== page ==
Improving the relationship between the economy and the environment is a priority for the nation. As every company explores ways of creating more sustainable alternatives to their daily operations, the circular economic model has revealed itself as an excellent choice.
A circular economy can be applied to any company, regardless of its business’s focus. As a result, it’s an increasingly used method of obtaining genuine sustainability for businesses in the 21st century.
Why Change a Linear Economy?
All economies started as linear models; these are when:
Resources are extracted
Manipulated or manufactured for products
Used and then discarded.
This one-way, linear model evolved from mass consumerist lifestyles based on short-life, disposable products. The biggest problem with this model is its immense waste, which damages the ecosystem.
The Circular Economy Concept
The concept of a circular economy is to eliminate as much waste as possible from the end of a linear economy. For example, composting organic materials or recycling non-biodegradable waste allows those materials to be reused, limiting waste and any potentially harmful chemicals contaminating natural systems. However, the final goal of a perfectly designed and implemented circular economy will have no waste in it at all.
Circular Economy Design
Several elements will make up any circular economy regardless of what industry it’s for:
1. Design for Reuse
This involves considering multiple lifecycles instead of just one. This way of looking ahead will ensure your products can be reused for similar or different purposes.
2. Design for Refurbishment
When designing a product, you can extend its lifecycle by making it easier to replace worn parts. This can be done by planning for replacement components or upgrades.
3. Design for Recycling
Designing products with recycling in mind is a common practice that many people are familiar with. Being able to reuse a product’s raw materials again significantly helps with reducing waste.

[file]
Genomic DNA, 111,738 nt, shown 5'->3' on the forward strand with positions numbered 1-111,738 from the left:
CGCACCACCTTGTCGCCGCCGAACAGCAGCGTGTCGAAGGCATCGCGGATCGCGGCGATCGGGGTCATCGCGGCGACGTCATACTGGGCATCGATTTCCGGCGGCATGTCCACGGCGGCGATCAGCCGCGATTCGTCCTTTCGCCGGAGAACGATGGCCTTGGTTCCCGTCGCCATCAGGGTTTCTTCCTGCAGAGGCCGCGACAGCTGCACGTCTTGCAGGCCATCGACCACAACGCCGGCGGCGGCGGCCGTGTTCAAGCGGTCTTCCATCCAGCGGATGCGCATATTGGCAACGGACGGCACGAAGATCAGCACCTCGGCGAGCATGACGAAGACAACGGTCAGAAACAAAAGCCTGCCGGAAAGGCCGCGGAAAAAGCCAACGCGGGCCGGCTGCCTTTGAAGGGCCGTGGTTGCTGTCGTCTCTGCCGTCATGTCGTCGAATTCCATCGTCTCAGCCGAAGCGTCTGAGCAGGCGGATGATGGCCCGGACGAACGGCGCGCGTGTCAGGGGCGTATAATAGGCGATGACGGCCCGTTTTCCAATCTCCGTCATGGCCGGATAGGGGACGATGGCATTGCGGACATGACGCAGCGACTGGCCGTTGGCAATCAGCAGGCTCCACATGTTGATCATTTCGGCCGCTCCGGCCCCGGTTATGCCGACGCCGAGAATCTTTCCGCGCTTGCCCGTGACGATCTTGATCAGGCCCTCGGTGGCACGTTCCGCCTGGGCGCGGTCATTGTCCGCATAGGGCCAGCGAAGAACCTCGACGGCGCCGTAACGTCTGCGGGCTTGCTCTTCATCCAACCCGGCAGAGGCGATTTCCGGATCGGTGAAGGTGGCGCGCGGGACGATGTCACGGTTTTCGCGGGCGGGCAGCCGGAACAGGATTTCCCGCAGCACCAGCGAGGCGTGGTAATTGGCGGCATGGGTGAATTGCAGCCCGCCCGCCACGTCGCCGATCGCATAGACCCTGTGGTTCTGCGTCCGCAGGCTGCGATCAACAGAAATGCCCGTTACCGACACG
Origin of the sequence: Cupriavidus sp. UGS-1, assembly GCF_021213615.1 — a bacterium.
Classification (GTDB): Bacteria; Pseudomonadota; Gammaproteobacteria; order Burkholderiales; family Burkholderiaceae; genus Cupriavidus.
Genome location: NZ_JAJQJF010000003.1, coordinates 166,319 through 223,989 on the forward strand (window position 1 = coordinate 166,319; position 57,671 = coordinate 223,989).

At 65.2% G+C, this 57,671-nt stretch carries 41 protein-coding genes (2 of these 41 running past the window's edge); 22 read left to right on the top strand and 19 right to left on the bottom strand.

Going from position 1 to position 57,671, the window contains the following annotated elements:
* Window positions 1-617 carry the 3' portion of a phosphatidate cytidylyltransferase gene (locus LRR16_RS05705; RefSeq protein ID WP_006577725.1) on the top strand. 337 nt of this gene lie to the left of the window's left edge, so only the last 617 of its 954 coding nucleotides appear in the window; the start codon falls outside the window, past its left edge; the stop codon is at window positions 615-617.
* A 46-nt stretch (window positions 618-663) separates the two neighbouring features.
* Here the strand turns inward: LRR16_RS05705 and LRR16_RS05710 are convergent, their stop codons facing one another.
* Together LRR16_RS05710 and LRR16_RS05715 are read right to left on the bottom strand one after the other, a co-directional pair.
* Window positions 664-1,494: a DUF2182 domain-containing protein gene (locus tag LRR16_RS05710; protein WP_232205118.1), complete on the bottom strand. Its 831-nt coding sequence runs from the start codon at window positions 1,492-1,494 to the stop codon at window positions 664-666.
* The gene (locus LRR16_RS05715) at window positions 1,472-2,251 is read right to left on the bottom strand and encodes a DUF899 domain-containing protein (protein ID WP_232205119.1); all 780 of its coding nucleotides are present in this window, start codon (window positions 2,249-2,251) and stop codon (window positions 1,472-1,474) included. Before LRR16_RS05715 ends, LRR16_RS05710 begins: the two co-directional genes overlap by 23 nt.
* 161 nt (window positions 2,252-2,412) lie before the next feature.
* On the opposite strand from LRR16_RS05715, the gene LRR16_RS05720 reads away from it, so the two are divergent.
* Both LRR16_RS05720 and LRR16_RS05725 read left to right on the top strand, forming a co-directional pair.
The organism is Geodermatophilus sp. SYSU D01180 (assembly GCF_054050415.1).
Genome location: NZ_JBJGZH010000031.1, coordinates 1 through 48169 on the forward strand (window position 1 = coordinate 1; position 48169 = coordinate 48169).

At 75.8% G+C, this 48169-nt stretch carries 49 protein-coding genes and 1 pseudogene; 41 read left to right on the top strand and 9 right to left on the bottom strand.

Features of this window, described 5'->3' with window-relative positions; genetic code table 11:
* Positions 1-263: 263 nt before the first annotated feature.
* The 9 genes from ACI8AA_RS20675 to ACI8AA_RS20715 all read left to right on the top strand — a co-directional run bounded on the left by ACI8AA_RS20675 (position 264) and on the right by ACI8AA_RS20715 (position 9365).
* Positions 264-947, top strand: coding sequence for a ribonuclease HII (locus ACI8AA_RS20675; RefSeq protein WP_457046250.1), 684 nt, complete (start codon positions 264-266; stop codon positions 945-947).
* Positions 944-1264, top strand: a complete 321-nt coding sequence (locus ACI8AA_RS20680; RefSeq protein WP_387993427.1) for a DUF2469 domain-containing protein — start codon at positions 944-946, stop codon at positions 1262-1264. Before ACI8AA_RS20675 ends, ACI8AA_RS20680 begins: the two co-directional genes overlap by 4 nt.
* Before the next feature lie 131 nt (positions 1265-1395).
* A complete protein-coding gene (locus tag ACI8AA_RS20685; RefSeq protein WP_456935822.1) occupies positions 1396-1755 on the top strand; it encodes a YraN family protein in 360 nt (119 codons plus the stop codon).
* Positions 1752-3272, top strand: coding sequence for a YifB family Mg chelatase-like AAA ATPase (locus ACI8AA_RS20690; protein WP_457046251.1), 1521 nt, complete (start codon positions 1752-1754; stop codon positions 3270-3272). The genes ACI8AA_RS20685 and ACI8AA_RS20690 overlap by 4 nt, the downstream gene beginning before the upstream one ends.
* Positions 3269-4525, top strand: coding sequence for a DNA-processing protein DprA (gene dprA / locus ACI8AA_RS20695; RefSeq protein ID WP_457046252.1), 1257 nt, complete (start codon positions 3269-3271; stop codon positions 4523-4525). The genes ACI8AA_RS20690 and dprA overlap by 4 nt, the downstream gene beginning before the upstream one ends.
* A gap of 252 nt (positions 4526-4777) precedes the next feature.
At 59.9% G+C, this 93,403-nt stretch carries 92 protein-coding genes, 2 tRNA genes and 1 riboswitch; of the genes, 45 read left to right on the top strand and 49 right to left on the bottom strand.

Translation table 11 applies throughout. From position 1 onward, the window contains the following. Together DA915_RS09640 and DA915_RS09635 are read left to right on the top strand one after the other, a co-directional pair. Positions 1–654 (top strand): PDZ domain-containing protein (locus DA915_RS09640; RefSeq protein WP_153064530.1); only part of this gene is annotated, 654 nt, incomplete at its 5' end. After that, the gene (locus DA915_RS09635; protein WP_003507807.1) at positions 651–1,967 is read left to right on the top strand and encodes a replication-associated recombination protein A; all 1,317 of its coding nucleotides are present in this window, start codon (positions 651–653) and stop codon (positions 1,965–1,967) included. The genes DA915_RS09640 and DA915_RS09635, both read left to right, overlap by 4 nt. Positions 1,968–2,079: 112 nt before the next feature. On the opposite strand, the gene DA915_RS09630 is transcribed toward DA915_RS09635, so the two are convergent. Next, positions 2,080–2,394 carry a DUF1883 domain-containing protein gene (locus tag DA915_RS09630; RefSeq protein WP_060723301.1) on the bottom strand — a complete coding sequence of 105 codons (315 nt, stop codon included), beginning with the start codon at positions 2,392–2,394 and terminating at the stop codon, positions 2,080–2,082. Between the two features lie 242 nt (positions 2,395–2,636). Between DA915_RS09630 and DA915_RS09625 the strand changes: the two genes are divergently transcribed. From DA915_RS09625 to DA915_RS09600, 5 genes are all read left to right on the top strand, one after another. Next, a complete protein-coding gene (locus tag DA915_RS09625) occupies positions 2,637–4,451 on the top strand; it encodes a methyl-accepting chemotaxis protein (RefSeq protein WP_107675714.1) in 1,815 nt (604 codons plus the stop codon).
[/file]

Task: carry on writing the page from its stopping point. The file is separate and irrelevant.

4. Design for Remanufacture
This one is a combination of the previous two. Products that can easily be disassembled can have their functional components removed and reused before the unusable ones are recycled for their raw materials.
You can easily find new areas to improve; the trick is to look beyond raw materials and consider the resources your business is consuming, such as electricity for your facilities’ lighting. Choosing the best lighting for your business is not just about aesthetics or providing a well-lit workplace. Building owners need to know they’ve also chosen an environmentally friendly, cost-effective option such as LEDs. As LED light manufacturers, we can shed some light on why.
Why Are LEDs good for the Environment?
LEDs are already the most energy-efficient and environmentally friendly lighting choice you can make, and they work excellently within a circular economy.
These benefits come from the two main aspects of LED technology, the source and luminaire efficacy. The source efficacy relates to the efficiency of the LED itself whilst the luminaire efficacy refers to how the LED and fixture work together to create the desired lighting effect.
The number one LED benefit is widely known; they waste far less electricity than the alternatives. Whilst 80% more efficient than other lighting solutions, they also convert 95% of their energy into light, with only 5% wasted as heat.
LEDs are non-toxic. Whilst other lighting options contain harmful chemicals or elements that can damage the environment when disposed of; our lighting solutions avoid harmful materials. Additionally, LEDs last 20 times longer than incandescent or halogen bulbs.
Circular Lighting Design to Help the Environment
Serviceable luminaires are vital for the future of longer-lasting lighting solutions. LED luminaires for large spaces can now be made with far less plastic. 3D printed luminaires from recycled materials will have a far lower carbon footprint (50-75% less) than conventionally constructed equivalents.
Circular components are the most natural element of circular lighting design. A luminaire’s internal modules contain the light engines and drivers but can become worn or damaged, leading to non-functioning LEDs. Replacing these quickly and conveniently without re-wiring or tools onsite is a key element at the design stage The old modules recycled and reused, an example of lighting designed for remanufacturing. Non-operational units can be repaired with replacement parts and have their lifecycle significantly extended.
The success of LEDs made great strides toward sustainability. Still, the lighting industry is reaching higher goals of making them part of a circular economy by improving existing manufacturing processes.
At Forge, we work to a tried and tested principle to get you what you want. We’re dedicated to meeting the environmental needs of our clients with our highly sought-after custom LED solutions. We’ll work with you every step of the way, from initial project meetings through design, prototyping, manufacturing and the final results.
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